My current lighting setup- aftermarket clear side markers and aftermarket
dual function position lamps.

As you know, the chuki front turn signal has a set of three wires running to it on the chassis harness. One wire is a common ground, one is the power wire for the turn signal, and one is the power wire for the running light. This is the harness you will use to tap into for your kouki 180SX front lights. If you need to determine which is which, hook up a volt meter to one of the power wires and the ground wire. Have someone turn on the turn signal and then the running lights to see which causes the wire to have power. Then you will know which is which.

This adapter harness makes the conversion a breeze. It’s also available for Silvia front ends and kouki 180SX tail lights. Good stuff!

Back when I first converted to kouki 180SX aero in 2009, I had to come up with a hodge-podge solution to wiring the lights up. Fortunately there is now a vendor that sells USDM to JDM wiring harness adapters that work really well. What is included with the kit is essentially four harnesses- the two shorter ones are to adapt the USDM side marker plugs into the JDM plugs- those are pretty straightforward. The aftermarket clear kouki style side markers (the lights located on your front fenders) do not include the necessary bulb sockets with them and the USDM socket design is different- so they won’t fit. If you want to track down the necessary JDM bulb sockets for your side markers, the part numbers are 26244-47F00 and 26244-47F10. Another solution would be to purchase a pair of OEM amber kouki 180SX side markers and use the bulb sockets from those with your aftermarket clear side markers, depending on which look you prefer. Buying both sets will give you everything you need to install them and also afford you with an option to change things up later on should you change your mind.

My car when I was running all OEM Nissan front lighting.

The other two adapter harnesses included with this kit are what you will use to wire up your position lamps (the clear running lights on the kouki 180SX front bumper) and your turn signals (the circular amber lights at the bottom of the kouki 180SX bumper.) If you are using all OEM lighting, these harness are a bolt-on affair- simply plug them in to the lighting plugs on your chassis harness and then into the bulb sockets that were included with your OEM kouki 180SX light.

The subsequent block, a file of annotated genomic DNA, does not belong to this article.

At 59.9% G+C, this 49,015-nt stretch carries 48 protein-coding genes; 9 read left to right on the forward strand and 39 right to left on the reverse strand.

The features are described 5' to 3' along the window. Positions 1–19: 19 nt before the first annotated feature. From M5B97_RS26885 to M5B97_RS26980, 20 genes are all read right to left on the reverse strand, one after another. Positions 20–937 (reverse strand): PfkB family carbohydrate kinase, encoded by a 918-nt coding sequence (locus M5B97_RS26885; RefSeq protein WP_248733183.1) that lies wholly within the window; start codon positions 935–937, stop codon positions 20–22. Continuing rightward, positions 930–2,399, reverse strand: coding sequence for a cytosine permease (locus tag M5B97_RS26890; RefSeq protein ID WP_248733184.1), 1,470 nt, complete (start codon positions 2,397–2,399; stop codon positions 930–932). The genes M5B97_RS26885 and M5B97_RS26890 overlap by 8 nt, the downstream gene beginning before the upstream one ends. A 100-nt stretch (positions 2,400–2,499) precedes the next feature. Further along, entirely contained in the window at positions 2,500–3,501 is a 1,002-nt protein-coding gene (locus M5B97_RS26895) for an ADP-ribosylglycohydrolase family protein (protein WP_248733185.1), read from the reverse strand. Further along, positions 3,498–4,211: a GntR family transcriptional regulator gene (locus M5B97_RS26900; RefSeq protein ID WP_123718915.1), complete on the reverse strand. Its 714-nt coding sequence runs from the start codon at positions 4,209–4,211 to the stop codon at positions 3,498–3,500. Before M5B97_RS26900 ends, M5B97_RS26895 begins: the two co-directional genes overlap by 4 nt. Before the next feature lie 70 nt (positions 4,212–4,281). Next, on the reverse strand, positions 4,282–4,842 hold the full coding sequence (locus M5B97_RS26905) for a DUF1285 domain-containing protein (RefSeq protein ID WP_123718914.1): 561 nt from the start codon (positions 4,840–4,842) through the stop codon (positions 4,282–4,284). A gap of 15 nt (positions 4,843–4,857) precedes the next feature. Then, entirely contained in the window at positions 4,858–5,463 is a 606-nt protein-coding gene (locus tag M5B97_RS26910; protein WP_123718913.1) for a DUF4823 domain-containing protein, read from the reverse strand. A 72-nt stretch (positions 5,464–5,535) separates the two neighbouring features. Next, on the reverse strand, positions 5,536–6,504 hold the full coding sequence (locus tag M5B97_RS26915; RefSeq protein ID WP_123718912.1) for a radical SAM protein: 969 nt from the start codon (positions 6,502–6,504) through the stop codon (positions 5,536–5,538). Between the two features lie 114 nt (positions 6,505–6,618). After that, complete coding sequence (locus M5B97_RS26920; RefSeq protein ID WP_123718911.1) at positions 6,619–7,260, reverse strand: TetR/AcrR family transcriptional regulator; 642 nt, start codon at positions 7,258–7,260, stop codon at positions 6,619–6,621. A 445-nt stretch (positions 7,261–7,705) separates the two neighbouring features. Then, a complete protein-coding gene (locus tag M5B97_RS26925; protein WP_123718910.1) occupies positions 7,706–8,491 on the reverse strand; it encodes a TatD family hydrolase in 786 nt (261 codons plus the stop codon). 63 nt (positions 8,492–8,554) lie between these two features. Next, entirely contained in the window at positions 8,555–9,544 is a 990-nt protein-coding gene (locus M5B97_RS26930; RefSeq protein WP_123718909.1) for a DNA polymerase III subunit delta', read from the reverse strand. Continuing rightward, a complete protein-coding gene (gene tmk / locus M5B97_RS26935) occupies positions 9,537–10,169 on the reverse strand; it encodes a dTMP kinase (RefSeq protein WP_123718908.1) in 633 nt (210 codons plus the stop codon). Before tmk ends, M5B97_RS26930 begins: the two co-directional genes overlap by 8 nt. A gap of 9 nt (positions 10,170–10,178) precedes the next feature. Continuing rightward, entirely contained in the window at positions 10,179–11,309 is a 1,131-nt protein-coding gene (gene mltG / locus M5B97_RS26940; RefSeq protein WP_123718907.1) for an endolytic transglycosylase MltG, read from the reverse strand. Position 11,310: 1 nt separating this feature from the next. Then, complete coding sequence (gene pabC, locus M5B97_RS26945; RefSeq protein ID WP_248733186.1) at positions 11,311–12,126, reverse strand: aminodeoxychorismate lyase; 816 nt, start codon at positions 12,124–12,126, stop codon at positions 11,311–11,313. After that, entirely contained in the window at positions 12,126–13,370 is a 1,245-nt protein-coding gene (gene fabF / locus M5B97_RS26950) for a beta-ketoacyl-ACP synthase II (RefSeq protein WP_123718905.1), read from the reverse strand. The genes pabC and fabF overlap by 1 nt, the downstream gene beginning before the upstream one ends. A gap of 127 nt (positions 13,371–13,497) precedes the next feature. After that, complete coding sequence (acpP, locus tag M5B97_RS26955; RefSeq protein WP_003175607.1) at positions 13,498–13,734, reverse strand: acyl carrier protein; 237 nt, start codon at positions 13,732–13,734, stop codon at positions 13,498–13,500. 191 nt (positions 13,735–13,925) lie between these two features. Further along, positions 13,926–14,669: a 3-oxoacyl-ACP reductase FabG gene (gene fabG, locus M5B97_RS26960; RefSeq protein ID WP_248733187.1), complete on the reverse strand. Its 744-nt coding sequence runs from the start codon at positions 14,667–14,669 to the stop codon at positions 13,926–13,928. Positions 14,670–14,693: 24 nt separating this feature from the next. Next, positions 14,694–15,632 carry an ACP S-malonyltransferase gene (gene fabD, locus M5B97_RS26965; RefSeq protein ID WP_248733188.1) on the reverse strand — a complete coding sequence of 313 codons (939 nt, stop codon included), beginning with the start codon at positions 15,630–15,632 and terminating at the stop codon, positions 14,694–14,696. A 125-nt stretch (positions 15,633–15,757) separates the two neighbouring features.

Here’s the back side of an OEM kouki 180SX position lamp. The required bulb socket and bulb are included. The eBay conversion harness plugs directly into this socket.

This socket is also a direct fit for the running light portion of the aftermarket dual function position lamps, so it is a handy thing to have. The part number for this socket is
26240-70F00 and should actually be available stateside.

This is the back of a kouki 180SX turn signal. Again, the bulb and socket are included with the factory units and the eBay adapter plugs directly into this socket.

A larger 921 bulb is used for the turn signals. You will not utilize this socket for aftermarket dual position lamps- instead you will use the small socket and pigtail that are included with the aftermarket lamps. This one won’t fit the hole that’s provided.

Now here is where things get a little more complicated. It’s a popular option in Japan for people to swap out their factory kouki lighting for a set of clear side markers and “dual function” position lamps. This allows your position lamp to not only function as a running light, but also as a turn signal. The OEM amber lower kouki turn signals are then removed from the bumper for a cleaner look. This is the setup I currently have on my car. I’ve run it both ways over the years, but I think the all clear setup works well with the plate cutout. Eventually I plan to swap to a full OEM setup I have in storage, but this likely won’t happen until I paint the car.

Here is the back of the aftermarket dual position lamp. One housing accommodates the OEM position lamp socket for the running light (with eBay adapter harness plugged in on the left side) and a second additional bulb socket holds an aftermarket socket and pigtail for the turn signal. These two wires are spliced into the turn signal provision on the eBay adapter harness.